For a long time, scientists have promoted fruits and vegetables to help reduce the risk of heart disease, stroke and some cancers. It is unlikely that any one nutrient or compound in food provides the protection against future disease. It is far more likely that the synergy of many compounds in food combine effectively to offer protection to the body.
With mushrooms offering so many nutritional and antioxidant benefits the next step was to check the mushrooms effect on the broader human physiology. Preliminary reports indicate that mushrooms do indeed boost immune function.
Many of these studies have focused on exotic mushrooms, but researchers at Tufts University found that white button mushrooms enhanced the action of Natural Killer Cells in mice (Wu 2007), reduced the severity of arthritis in mice (Chandra 2011) and stimulated the production of anti-microbial peptides (Kuvibidila 2010). Another report from Pennsylvania State University showed that mushroom extracts given to mice reduced inflammation and increased the anti-cancer immune response (Yu 2009).
Since then researchers at the University of Western Sydney have shown that mushrooms increase the production of salivary IgA in healthy humans, an indicator of IgA levels at other mucosal sites such as the intestinal and respiratory tract (Jeong 2011). In a follow-up study they identified two mushroom polysaccharides that inhibit breast cancer cell growth, possibly through enhanced macrophage function (Jeong 2012).
It is not surprising that mushrooms have been found to play their part in lowering cancer risk, even though they are neither fruit nor vegetable. Research shows that mushroom extracts reduced breast cancer growth (Chen 2006). “Eating 100 grams, or even less, of mushrooms per day could have an effect on preventing new breast cancers”, said lead researcher Dr Shiuan Chen. Dr Chen has begun human clinical trials and we await the outcome of those trials.
In 2009, research from the University of Western Australia showed that women who ate an average of only 10g of mushrooms a day had a 65% lower risk of breast cancer (Zhang 2009). They undertook a diet and lifestyle interview with 1009 Chinese women with breast cancer and 1009 matched controls. Compared to those having no mushrooms, women eating 10g or more of mushrooms each day reduced their risk of breast cancer by over 60%. This protection was further enhanced if the women also consumed a cup of green tea (1g dried leaves). The effect was seen in both pre- and post-menopausal women. The most common mushroom consumed was the common button mushroom Agaricus bisporus.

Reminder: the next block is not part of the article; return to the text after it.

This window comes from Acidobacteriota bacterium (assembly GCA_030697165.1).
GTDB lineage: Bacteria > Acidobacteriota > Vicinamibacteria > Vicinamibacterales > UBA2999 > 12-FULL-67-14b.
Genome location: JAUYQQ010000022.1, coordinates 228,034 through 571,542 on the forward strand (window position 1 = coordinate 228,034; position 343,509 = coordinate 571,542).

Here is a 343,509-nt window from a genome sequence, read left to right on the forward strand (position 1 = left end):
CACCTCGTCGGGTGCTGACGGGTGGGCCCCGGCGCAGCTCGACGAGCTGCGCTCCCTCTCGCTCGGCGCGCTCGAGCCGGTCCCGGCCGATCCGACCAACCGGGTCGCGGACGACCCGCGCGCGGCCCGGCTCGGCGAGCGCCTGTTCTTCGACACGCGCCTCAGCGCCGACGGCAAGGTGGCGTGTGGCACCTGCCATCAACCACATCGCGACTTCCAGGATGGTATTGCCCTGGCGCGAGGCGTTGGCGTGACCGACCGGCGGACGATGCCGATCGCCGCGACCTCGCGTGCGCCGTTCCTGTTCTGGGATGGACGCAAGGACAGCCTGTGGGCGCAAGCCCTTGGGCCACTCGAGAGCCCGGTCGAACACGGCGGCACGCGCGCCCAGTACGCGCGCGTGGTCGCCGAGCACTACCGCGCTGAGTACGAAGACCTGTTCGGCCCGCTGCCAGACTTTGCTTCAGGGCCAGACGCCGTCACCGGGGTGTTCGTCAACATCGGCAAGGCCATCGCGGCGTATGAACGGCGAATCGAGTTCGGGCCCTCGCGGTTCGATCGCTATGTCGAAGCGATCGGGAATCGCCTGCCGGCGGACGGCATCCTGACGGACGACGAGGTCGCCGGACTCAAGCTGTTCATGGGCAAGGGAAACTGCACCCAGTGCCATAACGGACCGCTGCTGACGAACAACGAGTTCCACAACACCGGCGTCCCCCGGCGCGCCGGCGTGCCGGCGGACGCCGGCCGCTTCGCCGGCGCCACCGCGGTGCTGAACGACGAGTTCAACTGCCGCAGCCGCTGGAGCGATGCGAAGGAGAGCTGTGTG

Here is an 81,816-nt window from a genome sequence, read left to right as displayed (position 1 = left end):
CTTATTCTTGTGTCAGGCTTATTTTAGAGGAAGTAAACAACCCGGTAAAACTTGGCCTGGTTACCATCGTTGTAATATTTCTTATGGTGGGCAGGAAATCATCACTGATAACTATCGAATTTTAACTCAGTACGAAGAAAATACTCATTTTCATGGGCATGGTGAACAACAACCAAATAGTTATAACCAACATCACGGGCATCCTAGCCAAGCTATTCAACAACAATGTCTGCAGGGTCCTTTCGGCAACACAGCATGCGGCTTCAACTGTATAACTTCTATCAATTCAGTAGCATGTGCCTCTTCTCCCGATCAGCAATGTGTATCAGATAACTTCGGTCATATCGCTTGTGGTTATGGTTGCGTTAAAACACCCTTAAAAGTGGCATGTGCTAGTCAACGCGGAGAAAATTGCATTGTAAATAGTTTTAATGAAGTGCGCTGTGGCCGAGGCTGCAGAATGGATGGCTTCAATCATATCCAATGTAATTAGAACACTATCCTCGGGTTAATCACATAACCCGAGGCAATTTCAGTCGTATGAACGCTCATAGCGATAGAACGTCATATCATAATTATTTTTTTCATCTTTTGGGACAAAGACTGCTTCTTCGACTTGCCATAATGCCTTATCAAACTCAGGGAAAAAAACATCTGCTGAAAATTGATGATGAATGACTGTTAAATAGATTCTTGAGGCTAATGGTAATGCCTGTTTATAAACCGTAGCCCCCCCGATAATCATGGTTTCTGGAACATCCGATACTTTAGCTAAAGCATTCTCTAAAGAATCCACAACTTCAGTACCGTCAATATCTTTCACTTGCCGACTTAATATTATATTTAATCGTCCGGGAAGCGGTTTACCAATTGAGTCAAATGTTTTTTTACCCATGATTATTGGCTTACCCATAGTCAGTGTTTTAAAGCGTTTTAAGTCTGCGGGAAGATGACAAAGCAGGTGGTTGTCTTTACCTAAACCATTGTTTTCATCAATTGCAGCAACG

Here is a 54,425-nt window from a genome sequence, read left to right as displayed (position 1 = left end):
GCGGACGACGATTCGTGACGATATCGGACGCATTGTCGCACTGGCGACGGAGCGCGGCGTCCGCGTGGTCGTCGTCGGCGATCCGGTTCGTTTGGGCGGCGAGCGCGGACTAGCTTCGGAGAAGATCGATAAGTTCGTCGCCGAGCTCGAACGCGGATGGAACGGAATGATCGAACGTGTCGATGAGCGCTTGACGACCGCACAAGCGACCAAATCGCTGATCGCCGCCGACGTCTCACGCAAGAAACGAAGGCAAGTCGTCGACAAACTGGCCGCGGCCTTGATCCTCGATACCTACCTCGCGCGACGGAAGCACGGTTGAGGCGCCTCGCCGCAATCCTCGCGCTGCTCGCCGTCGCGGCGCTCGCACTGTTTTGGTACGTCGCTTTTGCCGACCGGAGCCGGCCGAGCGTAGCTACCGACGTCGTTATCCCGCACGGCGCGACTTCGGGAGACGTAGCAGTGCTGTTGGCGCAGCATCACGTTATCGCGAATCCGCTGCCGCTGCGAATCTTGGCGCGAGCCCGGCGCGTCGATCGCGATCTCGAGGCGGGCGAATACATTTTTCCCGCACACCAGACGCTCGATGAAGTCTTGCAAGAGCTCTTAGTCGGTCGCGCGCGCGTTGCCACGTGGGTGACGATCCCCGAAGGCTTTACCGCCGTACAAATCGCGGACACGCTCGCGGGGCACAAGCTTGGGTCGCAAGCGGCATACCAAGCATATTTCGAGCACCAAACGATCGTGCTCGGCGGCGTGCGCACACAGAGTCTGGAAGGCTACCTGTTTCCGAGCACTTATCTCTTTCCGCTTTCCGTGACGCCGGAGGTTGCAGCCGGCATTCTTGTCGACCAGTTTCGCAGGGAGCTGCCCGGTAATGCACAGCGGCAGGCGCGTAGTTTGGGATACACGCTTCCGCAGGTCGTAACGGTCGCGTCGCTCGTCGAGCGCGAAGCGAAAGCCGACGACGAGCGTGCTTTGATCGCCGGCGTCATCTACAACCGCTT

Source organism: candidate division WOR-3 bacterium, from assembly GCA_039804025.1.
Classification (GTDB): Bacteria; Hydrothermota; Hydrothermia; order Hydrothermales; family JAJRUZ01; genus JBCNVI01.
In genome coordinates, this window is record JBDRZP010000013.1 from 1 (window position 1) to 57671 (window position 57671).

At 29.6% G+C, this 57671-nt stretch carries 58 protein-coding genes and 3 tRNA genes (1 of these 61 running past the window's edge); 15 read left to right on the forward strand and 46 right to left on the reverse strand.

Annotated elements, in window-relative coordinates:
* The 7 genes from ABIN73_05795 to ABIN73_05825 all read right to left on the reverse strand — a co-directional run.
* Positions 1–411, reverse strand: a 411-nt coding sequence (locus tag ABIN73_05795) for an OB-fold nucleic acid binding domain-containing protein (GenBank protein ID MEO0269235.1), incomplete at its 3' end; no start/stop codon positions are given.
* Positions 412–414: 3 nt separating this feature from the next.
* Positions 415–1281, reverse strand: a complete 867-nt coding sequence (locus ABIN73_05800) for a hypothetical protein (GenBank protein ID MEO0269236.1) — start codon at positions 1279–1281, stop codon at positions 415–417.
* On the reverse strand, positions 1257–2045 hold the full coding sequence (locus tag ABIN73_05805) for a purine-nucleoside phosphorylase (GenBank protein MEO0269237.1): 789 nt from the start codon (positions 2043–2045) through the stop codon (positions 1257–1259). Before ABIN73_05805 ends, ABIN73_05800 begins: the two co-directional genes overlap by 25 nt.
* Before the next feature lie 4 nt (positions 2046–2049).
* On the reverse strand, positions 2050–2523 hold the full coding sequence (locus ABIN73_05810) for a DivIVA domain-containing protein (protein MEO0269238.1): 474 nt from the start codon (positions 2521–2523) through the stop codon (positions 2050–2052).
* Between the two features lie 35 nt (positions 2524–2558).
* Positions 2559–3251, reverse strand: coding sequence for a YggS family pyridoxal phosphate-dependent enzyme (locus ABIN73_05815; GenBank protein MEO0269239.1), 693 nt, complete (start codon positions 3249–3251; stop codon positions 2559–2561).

Two other studies have also shown a link between mushroom eaters and a much lower risk of breast cancer, in the order of 50-60% compared to women who don’t eat mushrooms (Hong 2008, Shin 2010). Because three studies show a similar effect, it has stimulated more human research to see if breast cancer risk reduction in women is specifically due to compounds in mushrooms.
The mushroom has been linked to cancer prevention for some time. How could mushrooms be helping to protect us? Part of the answer may be because the mushroom contains compounds that suppress two enzymes called aromatase and 5-alpha-reductase (Grube 2001; Chen 2006). Aromatase converts the hormone androgen to estrogen, which in turn can promote the development of breast cancer, especially in post-menopausal women. Currently, aromatase inhibitors are being used in the treatment of estrogen-dependent breast cancer. Aromatase has been found in other cancers, such as ovarian, uterine and prostate cancers and there is speculation that aromatase inhibitors may have a significant role in preventing such cancers (Hong 2006).
The enzyme 5-alpha-reductase converts testosterone to dihydro-testosterone and is thought to play a role in the development of prostate cancer and benign prostate enlargement. The inhibitors of this enzyme reduce the incidence of prostate cancer. Research on animal cells in vivo suggest that mushrooms could have a role in protecting men against prostate cancer (Chen 2004). The same team found that button mushrooms reduced prostate tumour size and tumour proliferation, and increased tumour cell death, in mice (Adams 2008).
There have been two reviews of research on the potential for mushrooms to reduce the risk of cancer by enhancing the immune system (Borchers 2008; Ziadman et al 2005). The two mushroom components with the most supporting evidence appear to be the beta-glucans and peptide-bound polypeptides.
The glucans stimulate the phagocyte system (eg macrophages and monocytes) that consume alien cells. Mushrooms also contain lectins (bio-active proteins), and other compounds that have been strongly linked to a reduction in the risk of cancer and could potentially be helpful in the treatment of cancer (De Mejía 2005, Jedinak 2008).
Although it is too early to say that eating mushrooms will stop you from getting breast or prostate cancer, the future looks very promising for the role mushroom could have in reducing the risk of these two common cancers. On-going research in both human and laboratory studies will determine if mushrooms play a specific role in protecting against cancer.